While you're waiting for the next installment of The Progeny series, here is the prologue from the upcoming book four. BLOOD REBORN. I hope you enjoy it and I look forward to sharing the next chapter of Ascher and Shauna's epic story.
Prologue ~ Burning Down the House
Charlotte, NC: October 31, 1995
THE SOUND OF BOOMING THUNDER AND INTENSE FLASHES OF LIGHTNING forced Shauna to wake with a start, but her fear of the raging storm was not enough to quell her excitement. Today was not only Halloween, but also her sixth birthday, a day to stuff herself with candy and chocolate cake—her favorite foods in the world.
How lucky was she to have a birthday on the same day as trick-or-treating?
Shauna glanced across the purple painted room she shared with her baby sister. Katy lie on her side, the blanket half-off her sleeping body. At the age of two, she acted painfully shy and withdrawn, refusing to acknowledge strangers while clinging to her sister and mother. A gifted child, Katy spent her days coloring and sketching pictures too keen in detail and mature for a child of only two years.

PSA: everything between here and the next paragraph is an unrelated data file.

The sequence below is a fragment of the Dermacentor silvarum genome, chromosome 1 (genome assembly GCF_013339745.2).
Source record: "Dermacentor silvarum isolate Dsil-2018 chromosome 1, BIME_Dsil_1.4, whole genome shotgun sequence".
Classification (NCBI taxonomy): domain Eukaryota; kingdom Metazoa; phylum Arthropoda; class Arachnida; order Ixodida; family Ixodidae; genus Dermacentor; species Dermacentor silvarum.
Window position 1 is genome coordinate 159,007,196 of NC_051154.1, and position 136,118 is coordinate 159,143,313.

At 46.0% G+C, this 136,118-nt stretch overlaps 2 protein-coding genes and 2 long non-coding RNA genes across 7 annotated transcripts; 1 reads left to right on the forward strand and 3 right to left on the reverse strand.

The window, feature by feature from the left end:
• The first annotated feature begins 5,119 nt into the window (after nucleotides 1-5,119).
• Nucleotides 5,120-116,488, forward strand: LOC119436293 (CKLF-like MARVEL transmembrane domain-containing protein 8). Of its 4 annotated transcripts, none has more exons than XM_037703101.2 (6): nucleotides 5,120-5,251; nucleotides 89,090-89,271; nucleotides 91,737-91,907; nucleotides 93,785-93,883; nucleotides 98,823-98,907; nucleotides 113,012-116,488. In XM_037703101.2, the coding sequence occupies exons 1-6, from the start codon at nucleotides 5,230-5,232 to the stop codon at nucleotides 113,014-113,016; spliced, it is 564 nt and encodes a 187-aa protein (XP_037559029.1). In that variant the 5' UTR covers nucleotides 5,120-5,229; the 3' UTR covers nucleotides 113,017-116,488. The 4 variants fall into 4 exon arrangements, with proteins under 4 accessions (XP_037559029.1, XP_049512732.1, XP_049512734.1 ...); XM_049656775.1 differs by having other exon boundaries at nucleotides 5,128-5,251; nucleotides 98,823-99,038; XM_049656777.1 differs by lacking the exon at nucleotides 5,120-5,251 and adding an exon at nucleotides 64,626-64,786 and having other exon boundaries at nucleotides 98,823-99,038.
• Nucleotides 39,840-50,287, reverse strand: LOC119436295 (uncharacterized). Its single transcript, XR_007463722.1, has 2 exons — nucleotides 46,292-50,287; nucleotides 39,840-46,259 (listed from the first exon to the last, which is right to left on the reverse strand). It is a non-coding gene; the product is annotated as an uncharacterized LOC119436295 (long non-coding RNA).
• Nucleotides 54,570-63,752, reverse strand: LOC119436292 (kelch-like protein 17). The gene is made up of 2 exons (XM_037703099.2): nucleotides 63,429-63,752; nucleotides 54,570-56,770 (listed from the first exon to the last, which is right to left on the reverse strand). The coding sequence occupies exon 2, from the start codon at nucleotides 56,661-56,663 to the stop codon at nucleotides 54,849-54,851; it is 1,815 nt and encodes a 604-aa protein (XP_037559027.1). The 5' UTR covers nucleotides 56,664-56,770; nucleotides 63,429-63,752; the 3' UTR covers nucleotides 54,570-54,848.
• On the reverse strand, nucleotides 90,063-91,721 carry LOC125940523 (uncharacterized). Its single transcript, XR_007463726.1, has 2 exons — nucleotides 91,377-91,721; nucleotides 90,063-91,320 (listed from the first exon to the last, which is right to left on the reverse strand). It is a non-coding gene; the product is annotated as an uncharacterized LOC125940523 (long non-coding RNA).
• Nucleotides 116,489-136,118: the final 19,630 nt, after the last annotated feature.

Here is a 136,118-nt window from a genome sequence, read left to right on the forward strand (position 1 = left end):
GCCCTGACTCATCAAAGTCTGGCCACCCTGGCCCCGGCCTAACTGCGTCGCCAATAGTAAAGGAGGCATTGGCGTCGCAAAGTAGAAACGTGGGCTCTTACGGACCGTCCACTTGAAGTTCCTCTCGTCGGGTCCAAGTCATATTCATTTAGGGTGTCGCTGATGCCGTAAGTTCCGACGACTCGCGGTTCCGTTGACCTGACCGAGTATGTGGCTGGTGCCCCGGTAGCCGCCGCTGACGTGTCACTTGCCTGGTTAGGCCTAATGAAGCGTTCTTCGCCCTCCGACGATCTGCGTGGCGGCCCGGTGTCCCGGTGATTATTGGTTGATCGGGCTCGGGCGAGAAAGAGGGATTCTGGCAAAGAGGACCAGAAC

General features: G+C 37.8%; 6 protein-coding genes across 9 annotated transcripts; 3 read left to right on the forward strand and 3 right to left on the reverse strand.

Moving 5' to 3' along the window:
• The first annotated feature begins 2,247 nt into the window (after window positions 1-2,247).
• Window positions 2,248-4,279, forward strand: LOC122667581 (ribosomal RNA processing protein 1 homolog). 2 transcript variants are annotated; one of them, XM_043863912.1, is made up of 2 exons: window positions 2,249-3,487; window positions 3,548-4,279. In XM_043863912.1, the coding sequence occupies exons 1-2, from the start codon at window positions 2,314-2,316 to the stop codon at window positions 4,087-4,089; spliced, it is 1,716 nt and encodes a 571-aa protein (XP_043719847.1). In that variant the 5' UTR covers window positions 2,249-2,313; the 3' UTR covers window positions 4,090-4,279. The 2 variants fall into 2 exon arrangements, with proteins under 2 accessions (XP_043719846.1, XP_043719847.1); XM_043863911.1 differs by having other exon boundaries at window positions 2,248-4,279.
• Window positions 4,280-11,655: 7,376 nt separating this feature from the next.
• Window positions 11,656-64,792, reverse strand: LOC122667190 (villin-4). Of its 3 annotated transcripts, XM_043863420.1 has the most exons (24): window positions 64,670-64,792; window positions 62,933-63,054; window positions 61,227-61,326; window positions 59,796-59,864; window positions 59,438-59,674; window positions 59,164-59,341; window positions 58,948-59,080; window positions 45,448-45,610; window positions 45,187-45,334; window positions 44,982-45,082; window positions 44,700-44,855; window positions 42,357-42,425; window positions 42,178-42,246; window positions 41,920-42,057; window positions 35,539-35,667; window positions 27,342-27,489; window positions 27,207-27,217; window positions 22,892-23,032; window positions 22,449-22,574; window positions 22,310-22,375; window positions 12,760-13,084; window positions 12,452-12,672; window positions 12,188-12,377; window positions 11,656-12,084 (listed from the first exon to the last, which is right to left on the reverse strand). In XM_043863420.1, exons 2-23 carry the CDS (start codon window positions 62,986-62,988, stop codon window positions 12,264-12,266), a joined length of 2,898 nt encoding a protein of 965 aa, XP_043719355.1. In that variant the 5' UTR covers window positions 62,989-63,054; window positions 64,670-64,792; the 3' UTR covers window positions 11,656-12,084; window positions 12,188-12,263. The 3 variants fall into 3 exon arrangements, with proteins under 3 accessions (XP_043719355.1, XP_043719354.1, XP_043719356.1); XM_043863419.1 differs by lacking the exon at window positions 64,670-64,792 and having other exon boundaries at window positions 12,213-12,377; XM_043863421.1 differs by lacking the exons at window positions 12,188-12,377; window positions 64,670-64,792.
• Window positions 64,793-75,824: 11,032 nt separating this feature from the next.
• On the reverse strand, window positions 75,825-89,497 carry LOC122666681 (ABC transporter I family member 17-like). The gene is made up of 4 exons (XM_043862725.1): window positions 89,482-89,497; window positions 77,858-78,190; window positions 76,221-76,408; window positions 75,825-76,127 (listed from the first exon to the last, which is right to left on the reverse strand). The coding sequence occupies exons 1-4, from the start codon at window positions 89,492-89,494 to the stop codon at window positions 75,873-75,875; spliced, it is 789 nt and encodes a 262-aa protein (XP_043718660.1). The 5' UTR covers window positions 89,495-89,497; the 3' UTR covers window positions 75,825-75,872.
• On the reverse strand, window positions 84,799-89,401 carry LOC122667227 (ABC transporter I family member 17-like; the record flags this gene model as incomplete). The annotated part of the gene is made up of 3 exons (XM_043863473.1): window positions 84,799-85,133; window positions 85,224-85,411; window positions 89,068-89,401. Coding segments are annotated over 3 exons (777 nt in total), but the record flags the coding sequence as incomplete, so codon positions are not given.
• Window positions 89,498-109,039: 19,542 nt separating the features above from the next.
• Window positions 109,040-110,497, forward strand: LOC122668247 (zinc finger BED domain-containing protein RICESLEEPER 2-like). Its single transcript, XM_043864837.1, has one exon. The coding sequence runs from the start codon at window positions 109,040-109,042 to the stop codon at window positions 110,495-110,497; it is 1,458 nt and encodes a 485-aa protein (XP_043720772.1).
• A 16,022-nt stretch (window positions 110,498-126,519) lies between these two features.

Shauna fell asleep earlier with the sweet aroma of chocolate birthday cake tickling her nose, wondering what her gift would be. Her tiny arms clutched the beautiful baby doll she’d received the previous year. A crack of thunder and subsequent flash of lightning rang out from the heavens, upsetting her.
“Go away,” she whispered to the storm, cowering under her pink and purple flowered blanket. “No storm. Go away!” Prickly goose bumps walked her spine as another boom shook the house, rattling the bookcase beside her bed.
The door cracked, and a thin veil of soft light filtered into the semi-dark, casting shadows against her weary eyes. “Mommy,” Shauna cried, leaping from under the covers and into the warmth and security of her mother’s waiting arms.